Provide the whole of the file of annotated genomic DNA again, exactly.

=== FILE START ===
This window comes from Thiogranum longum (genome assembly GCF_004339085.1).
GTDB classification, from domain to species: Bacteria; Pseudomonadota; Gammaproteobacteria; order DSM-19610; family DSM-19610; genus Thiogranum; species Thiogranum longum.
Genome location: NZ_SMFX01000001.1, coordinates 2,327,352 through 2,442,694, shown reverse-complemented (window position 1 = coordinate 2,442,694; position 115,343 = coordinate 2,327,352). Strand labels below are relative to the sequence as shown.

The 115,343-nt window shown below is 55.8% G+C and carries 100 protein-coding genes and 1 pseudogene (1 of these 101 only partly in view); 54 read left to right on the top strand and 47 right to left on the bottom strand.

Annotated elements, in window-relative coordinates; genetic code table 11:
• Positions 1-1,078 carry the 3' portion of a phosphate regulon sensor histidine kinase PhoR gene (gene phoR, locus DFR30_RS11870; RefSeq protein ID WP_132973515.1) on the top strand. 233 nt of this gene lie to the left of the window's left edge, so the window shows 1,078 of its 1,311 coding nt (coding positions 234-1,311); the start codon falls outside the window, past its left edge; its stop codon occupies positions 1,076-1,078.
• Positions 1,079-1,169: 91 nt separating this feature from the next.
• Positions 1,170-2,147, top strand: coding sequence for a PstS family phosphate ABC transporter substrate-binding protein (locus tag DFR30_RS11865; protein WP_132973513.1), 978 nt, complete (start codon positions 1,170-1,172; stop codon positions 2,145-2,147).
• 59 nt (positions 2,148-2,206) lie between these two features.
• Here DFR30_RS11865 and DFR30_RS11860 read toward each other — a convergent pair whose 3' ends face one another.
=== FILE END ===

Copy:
This window comes from Thiogranum longum (genome assembly GCF_004339085.1).
GTDB classification, from domain to species: Bacteria; Pseudomonadota; Gammaproteobacteria; order DSM-19610; family DSM-19610; genus Thiogranum; species Thiogranum longum.
Genome location: NZ_SMFX01000001.1, coordinates 2,327,352 through 2,442,694, shown reverse-complemented (window position 1 = coordinate 2,442,694; position 115,343 = coordinate 2,327,352). Strand labels below are relative to the sequence as shown.

The 115,343-nt window shown below is 55.8% G+C and carries 100 protein-coding genes and 1 pseudogene (1 of these 101 only partly in view); 54 read left to right on the top strand and 47 right to left on the bottom strand.

Annotated elements, in window-relative coordinates; genetic code table 11:
• Positions 1-1,078 carry the 3' portion of a phosphate regulon sensor histidine kinase PhoR gene (gene phoR, locus DFR30_RS11870; RefSeq protein ID WP_132973515.1) on the top strand. 233 nt of this gene lie to the left of the window's left edge, so the window shows 1,078 of its 1,311 coding nt (coding positions 234-1,311); the start codon falls outside the window, past its left edge; its stop codon occupies positions 1,076-1,078.
• Positions 1,079-1,169: 91 nt separating this feature from the next.
• Positions 1,170-2,147, top strand: coding sequence for a PstS family phosphate ABC transporter substrate-binding protein (locus tag DFR30_RS11865; protein WP_132973513.1), 978 nt, complete (start codon positions 1,170-1,172; stop codon positions 2,145-2,147).
• 59 nt (positions 2,148-2,206) lie between these two features.
• Here DFR30_RS11865 and DFR30_RS11860 read toward each other — a convergent pair whose 3' ends face one another.